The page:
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Eating a Mediterranean diet with plenty of fish, fruit, vegetables and nuts lowers a person's risk of depression.
A review of dozens of studies found pescatarians who eat lots of plant-based foods are a third less likely to develop the mental-health condition.
Researchers - Today - Evidence - Relationship - Quality
Researchers today described the evidence to show there is a relationship between the quality of diet and mental health as 'compelling'.
Mediterranean diets, also rich in olive oil, lentils and even red wine, are thought to lower inflammation, which may benefit a person's mental health.
University - College - London - Researchers - Studies
The University College London researchers analysed 41 studies that investigated the link between a person's diet and their risk of depression.
Four of the studies specifically assessed the association between a traditional Mediterranean diet and depression in a total of 36,556 adults.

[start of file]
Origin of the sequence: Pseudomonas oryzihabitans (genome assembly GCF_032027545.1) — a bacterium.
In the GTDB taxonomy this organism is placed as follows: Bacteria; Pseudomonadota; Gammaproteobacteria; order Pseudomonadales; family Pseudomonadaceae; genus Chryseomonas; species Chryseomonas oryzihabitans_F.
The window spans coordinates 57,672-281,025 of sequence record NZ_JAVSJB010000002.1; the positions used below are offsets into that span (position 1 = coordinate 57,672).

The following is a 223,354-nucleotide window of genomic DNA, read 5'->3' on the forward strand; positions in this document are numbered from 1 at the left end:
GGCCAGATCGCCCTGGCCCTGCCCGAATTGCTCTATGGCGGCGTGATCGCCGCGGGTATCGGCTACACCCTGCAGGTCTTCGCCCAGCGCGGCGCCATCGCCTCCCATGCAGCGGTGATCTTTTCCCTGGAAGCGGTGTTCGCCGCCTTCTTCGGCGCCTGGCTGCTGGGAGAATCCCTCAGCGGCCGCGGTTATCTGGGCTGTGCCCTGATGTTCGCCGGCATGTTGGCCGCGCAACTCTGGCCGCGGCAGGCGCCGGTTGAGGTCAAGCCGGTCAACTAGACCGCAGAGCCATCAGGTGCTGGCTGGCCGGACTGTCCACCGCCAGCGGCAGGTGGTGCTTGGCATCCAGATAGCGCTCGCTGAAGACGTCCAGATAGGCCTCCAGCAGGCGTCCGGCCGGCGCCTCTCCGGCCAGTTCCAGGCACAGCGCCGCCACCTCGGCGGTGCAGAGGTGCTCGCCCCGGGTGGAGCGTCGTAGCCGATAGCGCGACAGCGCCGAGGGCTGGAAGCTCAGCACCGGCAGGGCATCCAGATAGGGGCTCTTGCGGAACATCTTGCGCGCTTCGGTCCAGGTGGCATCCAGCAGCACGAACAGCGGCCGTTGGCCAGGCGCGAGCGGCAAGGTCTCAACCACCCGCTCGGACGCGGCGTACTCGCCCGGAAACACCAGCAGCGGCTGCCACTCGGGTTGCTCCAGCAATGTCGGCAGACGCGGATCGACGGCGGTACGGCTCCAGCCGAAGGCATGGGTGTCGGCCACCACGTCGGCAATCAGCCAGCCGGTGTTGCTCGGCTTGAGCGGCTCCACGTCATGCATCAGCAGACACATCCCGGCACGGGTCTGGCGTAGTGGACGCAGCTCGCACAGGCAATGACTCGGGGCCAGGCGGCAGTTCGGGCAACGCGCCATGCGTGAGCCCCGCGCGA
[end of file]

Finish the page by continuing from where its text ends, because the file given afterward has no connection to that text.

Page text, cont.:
Results - Mediterranean - Diet - Cent - Depression
Results suggest those who most strictly follow a Mediterranean diet are 33 per cent less likely to suffer from depression than those who adhere to it the least.
'There is compelling evidence to show that there is a relationship between the quality of your diet and your mental health,' Dr Lassale said.
Relationship - Effect - Diet - Body - Size
'This relationship goes beyond the effect of diet on your body size or other aspects of health that can in turn affect your mood.'
The scientists also looked at five studies investigating the link between a poor diet and depression in 32,908 adults from France, Australia, Spain, the US and the UK.
Study - Today - Journal - Molecular - Psychiatry
Their study, published today in the journal Molecular Psychiatry, found eating lots of saturated fat, sugar and processed food increases a person's depression risk.
Dr Lassale and colleagues now recommend people avoid inflammatory foods in favour of fruits, vegetables, lentils, chickpeas, fish, olive oil and nuts.
Diet - Inflammation - Risk - Depression
'A pro-inflammatory diet can induce systemic inflammation, and this can directly increase the risk for depression,' she said.
'There is also emerging evidence that shows that the relationship...
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